Purim: A matter of the heart

The famous verse (Esther 3:5) pronounces that Mordechai wouldn’t bow to Haman and Haman became “full of anger.” Anger as we know well is a fierce emotion of the heart, “lev” (linguistically pronounced as love in English, the true mission of the heart), and yet this passion appears in full force by our nemesis Haman. Why in a holiday of love and re-dedication by the Jews, does the “heart,” belong to the enemy, and what’s to be gleaned from this?

Many roads and bridges must be crossed to resolve this question.

The quintessential Gemara that puts the holiday of Purim in perspective is found in Shabbos (88a). There it states,” At the time of Kabalas HaTorahBnei Yisrael stood at the foot of the mountain. Rav Avdimi Bar Chama Bar Chasa says this teaches that Hashem held the mountain over the Jewish people and said to them: ‘If you accept the Torah, good. If not, this shall be your burial place’. Rav Acha Bar Yaakov says we see from here that the acceptance of the Torah was coerced. Rava says it was reaccepted (willingly) in the days of Achashverosh, as it is written Kimu V’kiblu, Kimu mah sheh’kiblu kvar.”

So Purim was a reaffirmation of Torah SheBechtav and Torah shel Ba’al Peh.

However the idea of this Gemara must be understood in tandem with a Beis Halevi and Zohar. The Beis Halevi (Drush 18) explains that the first luchos had the Torah SheBechtav and Torah shel Ba’al Peh written on them as these luchos were to be the final transmission of Torah, not necessitating the need for the Oral Law to be passed on Ba’al Peh. However once Moshe broke the luchos, the second luchos were re-given but in a different manner. This time only Torah SheBechtav was written upon them but it was mandated that the Torah shel Ba’al Peh would have to be passed orally from one generation to the next, in essence taking on a human experience that now made Bnei Yisrael the “parchment” of the Torah in the stead of physical parchment.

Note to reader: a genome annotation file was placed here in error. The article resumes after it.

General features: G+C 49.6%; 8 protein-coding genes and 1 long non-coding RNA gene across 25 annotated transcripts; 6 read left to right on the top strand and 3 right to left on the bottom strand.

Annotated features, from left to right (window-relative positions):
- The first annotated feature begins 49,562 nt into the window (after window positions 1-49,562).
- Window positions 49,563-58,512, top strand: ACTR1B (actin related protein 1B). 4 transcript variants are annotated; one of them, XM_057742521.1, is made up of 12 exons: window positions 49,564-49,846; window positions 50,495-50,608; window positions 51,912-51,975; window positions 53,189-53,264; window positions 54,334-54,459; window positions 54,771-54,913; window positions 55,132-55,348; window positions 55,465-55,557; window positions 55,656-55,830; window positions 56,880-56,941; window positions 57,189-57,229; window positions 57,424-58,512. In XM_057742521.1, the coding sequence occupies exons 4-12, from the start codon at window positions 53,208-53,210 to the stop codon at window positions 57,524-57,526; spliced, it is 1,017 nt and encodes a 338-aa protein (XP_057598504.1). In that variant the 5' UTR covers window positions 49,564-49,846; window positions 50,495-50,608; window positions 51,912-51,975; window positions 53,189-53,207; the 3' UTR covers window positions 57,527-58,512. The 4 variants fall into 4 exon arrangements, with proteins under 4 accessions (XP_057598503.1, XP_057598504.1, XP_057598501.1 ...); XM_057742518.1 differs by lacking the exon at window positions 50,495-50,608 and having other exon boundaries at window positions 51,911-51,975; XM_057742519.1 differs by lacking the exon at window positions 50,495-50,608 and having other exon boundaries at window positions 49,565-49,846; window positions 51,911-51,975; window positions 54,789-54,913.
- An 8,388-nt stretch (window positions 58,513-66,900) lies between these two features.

We know that the second luchos were given over on Yom Kippurim (Taanis 30b). The Zohar (Tikunei Zohar 57b) famously says that within the word Kippurim lies the word Purim, indicating a connection between the two holidays. Rav Leib Eger explains that the connection between Yom Kippur and Purim is that the second luchos were given over on Yom Kippur, obviously connecting Purim to this Oral transmission.

But why is Purim representative of the Oral law

The Gemara (Chulin 139b) derives that Esther is alluded to in the Torah by the verse (Deuteronomy 31:18) ““v” Anochi hastir astir Panai bayom hahu, And I will surely hide My Face from them on that day.”

God chose to orchestrate the miracle of Purim through nature, in hidden fashion, but why and why at this point in history?

It may be argued that the Jews were just coming off the destruction of the first Beis Hamikdash. The Gemara (Nedarim 81a) says that the first Beis Hamikdash was destroyed because the Jews didn’t say Birkot-ha-Torah. In essence God knew the mesorah was on the line and a risk existed that the Oral Law was in great danger of being lost. The Jews were abandoning their emotional connection to the Oral Law replacing it instead with rote and uninspired service.